- The Washington Times - Sunday, October 1, 2017

The Senate GOP’s new budget pushes Obamacare repeal to the sidelines in its drive for sweeping tax cuts, meaning President Trump won’t get another clear shot at repealing the health-care law until late winter or spring.

Under the proposal released Friday, Republicans could still target President Obama’s “individual mandate” to hold insurance or other tax provisions within his signature health care law.

Yet the blueprint by Senate Budget Committee Chairman Mike Enzi was crafted with comprehensive tax reform in mind, leaving Mr. Trump to grapple with an ailing Obamacare marketplace before signups begin anew in the fall.

Saturday was the final day that Mr. Trump and his Senate GOP allies could leverage their 2017 budget to replace Obamacare with block-grant legislation that would have let the states shape their own health markets, while avoiding a Democratic filibuster under a process known as “budget reconciliation.”

Some Republicans wanted to restart the effort immediately under the new year’s blueprint.

Budget-writers ignored that idea in the instructions they released Friday, giving the Senate Finance Committee to task of crafting a tax proposal that can pass with at least 50 GOP votes in the Senate.

They didn’t instruct the Senate Health Committee, which oversees health insurance, to craft new legislation, underscoring the decision to shelve the repeal push and pivot to taxes.

Republicans say they will write yet another reconciliation bill — for fiscal 2019 — that lets them scrap the Affordable Care Act on GOP votes alone. That budget will be due by mid-April, pushing the thorny debate into mid-term campaign season.

In the meantime, bipartisan leaders of the Senate Health Committee said they are “making good progress” on a bill to stabilize an Obamacare market reeling from rising rates and dwindling choices.

They’re settling the terms of an agreement to fund contested Obamacare payments that reimburse insurers who lose money on low-income customers. In exchange, states would get more control over their state markets.

Sen. Ted Cruz, Texas Republican, appeared to undercut their progress Friday by saying he opposes any “bailout” of insurers and that Republicans should be focused on the next stab at repeal.

“The American people did not send us here to bail out insurance companies,” said Mr. Cruz, who faces re-election next year. “They sent us here to repeal and replace Obamacare. Failure is not an option.”

His comments reflect similar opposition from House conservatives, underscoring the tall order facing Sen. Lamar Alexander, Tennessee Republican, and Sen. Patty Murray, Washington Democrats, as they try to tamp down premiums for nearly 20 million Americans who buy their own insurance, both on and off Obamacare’s web-based exchanges.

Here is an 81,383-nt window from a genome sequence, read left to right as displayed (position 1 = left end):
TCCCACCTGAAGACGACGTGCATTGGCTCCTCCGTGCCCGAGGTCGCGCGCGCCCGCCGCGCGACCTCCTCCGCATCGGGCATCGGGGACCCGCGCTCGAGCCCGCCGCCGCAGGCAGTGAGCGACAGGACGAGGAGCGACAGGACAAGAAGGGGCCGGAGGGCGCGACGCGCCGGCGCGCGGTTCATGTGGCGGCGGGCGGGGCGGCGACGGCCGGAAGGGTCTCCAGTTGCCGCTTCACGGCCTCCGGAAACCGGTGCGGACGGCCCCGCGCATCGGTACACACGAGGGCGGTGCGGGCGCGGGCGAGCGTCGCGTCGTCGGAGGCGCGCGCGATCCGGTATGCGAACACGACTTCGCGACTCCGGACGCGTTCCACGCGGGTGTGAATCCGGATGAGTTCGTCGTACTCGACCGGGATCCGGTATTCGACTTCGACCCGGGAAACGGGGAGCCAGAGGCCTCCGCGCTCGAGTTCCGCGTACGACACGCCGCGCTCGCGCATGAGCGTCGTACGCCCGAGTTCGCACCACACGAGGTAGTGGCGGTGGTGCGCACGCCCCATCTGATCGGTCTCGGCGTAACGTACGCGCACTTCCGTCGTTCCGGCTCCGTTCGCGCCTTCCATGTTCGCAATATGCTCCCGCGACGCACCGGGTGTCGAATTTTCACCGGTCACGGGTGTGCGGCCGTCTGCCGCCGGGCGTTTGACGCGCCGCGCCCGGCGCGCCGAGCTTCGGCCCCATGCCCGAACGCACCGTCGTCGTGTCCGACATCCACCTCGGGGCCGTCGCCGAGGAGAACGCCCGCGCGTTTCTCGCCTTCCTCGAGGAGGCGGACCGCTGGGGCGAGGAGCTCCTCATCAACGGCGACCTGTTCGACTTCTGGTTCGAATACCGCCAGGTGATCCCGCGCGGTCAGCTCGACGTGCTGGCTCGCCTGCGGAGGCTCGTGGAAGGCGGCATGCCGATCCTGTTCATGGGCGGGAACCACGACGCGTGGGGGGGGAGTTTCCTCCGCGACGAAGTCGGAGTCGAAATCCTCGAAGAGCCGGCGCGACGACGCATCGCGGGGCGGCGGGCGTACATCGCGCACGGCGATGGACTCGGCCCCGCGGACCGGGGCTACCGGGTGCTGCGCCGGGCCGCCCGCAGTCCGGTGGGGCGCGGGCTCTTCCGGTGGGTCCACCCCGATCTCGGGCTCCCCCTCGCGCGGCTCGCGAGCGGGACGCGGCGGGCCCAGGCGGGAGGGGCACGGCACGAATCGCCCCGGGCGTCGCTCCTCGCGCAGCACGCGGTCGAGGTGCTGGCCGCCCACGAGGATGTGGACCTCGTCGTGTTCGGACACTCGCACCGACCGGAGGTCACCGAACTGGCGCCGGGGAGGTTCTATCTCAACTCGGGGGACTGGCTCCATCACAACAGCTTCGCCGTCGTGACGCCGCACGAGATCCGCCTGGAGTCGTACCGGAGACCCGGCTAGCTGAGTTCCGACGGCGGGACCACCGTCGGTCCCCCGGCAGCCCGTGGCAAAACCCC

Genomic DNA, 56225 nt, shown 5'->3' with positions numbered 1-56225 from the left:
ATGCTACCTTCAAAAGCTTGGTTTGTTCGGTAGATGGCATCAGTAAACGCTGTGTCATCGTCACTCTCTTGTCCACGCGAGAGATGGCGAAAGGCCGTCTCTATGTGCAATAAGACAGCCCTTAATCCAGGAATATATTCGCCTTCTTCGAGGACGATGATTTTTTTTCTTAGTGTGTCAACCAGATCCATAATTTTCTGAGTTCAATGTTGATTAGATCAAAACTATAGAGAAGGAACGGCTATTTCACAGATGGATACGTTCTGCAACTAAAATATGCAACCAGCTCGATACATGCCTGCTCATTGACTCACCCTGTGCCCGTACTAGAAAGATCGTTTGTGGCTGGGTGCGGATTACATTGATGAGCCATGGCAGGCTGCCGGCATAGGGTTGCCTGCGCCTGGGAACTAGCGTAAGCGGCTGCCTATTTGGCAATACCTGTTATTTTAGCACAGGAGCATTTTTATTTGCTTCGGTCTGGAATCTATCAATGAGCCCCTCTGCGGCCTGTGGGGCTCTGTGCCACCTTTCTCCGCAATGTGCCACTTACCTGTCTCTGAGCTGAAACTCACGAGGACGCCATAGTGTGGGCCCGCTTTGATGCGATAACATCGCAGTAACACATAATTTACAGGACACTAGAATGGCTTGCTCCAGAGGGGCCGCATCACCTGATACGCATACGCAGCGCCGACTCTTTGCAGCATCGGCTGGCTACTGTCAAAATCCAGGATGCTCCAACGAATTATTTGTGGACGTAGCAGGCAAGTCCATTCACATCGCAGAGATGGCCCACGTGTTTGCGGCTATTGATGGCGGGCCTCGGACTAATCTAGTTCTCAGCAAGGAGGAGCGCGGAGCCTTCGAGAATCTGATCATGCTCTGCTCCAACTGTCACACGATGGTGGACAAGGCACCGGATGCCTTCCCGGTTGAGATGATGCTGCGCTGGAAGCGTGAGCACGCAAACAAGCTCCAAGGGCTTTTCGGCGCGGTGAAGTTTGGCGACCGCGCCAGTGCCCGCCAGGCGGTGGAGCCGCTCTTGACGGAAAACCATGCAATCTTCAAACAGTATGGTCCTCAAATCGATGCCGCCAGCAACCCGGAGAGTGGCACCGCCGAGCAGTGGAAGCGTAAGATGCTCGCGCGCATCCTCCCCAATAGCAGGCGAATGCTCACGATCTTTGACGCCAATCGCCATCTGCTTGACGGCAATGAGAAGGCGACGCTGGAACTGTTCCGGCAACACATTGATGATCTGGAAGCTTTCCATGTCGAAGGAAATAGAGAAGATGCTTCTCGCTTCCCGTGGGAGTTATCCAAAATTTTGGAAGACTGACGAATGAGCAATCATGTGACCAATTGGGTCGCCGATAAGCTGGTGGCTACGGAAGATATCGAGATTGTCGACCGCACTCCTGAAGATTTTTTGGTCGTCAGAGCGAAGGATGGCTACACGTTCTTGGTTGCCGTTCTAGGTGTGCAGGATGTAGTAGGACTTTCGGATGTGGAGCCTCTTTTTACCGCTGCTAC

In the meantime, Mr. Trump is testing the boundaries of what he can do to reshape the law and reel in its promotion, from slashing enrollment outreach to watering down enforcement of its “individual mandate” requiring Americans to hold insurance or pay a tax.

He also said he will release an executive order this week that lets consumers band together in associations to purchase insurance across state lines, though hasn’t provided details of how it would work.

Democrats are worried that Obamacare consumers will suffer from Mr. Trump’s ambivalence toward his predecessor’s signature domestic achievement.

House Democrats demanded to know Friday why his administration plans “major outages” of the federal Obamacare website during open enrollment this fall.

The administration plans to shut down HealthCare.gov for 12 hours of maintenance on five out of six Sundays during the open enrollment period from Nov. 1 to mid-December. It’s also scheduled an overnight outage following the first day of signups on the website, which is used by more than three dozen states.

Rep. Elijah Cummings of Maryland, the top Democratic investigator on the House Oversight Committee, said Mr. Trump already cut open enrollment period in half, so the Health and Human Services Department should justify the decision to slash web-shopping time.

“It is unclear why the Trump administration needs so many more outages to maintain the site this year — after the enrollment period was shortened — and why the administration designated the first day of open enrollment season to conduct purportedly regular, non-urgent maintenance,” Mr. Cummings wrote to then-HHS secretary Tom Price, who resigned late Friday.

The administration says maintenance outages are routine, though former Obama administration officials have questioned the duration of the upcoming shutdowns, saying they exceed the norm.

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